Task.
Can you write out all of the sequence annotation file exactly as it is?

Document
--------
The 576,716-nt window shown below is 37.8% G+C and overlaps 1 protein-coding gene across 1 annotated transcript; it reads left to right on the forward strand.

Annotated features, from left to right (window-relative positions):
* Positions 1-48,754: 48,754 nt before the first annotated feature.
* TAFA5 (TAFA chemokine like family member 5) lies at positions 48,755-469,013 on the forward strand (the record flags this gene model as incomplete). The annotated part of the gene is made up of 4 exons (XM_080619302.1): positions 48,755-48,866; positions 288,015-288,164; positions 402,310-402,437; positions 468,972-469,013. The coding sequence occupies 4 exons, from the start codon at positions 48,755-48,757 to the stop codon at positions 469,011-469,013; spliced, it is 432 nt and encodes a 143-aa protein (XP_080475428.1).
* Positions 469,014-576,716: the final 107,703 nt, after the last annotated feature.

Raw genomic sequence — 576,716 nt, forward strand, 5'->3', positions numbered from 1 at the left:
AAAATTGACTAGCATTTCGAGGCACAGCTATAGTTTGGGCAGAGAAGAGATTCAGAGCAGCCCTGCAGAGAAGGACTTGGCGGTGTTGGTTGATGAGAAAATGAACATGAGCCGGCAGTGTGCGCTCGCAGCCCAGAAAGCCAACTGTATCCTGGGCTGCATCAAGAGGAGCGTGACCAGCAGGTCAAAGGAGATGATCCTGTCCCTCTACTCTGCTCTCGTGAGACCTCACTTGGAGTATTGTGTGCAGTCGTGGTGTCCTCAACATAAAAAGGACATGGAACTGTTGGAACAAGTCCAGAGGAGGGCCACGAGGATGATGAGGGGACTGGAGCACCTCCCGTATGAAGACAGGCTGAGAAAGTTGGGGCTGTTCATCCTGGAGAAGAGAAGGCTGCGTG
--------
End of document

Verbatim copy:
The 576,716-nt window shown below is 37.8% G+C and overlaps 1 protein-coding gene across 1 annotated transcript; it reads left to right on the forward strand.

Annotated features, from left to right (window-relative positions):
* Positions 1-48,754: 48,754 nt before the first annotated feature.
* TAFA5 (TAFA chemokine like family member 5) lies at positions 48,755-469,013 on the forward strand (the record flags this gene model as incomplete). The annotated part of the gene is made up of 4 exons (XM_080619302.1): positions 48,755-48,866; positions 288,015-288,164; positions 402,310-402,437; positions 468,972-469,013. The coding sequence occupies 4 exons, from the start codon at positions 48,755-48,757 to the stop codon at positions 469,011-469,013; spliced, it is 432 nt and encodes a 143-aa protein (XP_080475428.1).
* Positions 469,014-576,716: the final 107,703 nt, after the last annotated feature.

Raw genomic sequence — 576,716 nt, forward strand, 5'->3', positions numbered from 1 at the left:
AAAATTGACTAGCATTTCGAGGCACAGCTATAGTTTGGGCAGAGAAGAGATTCAGAGCAGCCCTGCAGAGAAGGACTTGGCGGTGTTGGTTGATGAGAAAATGAACATGAGCCGGCAGTGTGCGCTCGCAGCCCAGAAAGCCAACTGTATCCTGGGCTGCATCAAGAGGAGCGTGACCAGCAGGTCAAAGGAGATGATCCTGTCCCTCTACTCTGCTCTCGTGAGACCTCACTTGGAGTATTGTGTGCAGTCGTGGTGTCCTCAACATAAAAAGGACATGGAACTGTTGGAACAAGTCCAGAGGAGGGCCACGAGGATGATGAGGGGACTGGAGCACCTCCCGTATGAAGACAGGCTGAGAAAGTTGGGGCTGTTCATCCTGGAGAAGAGAAGGCTGCGTG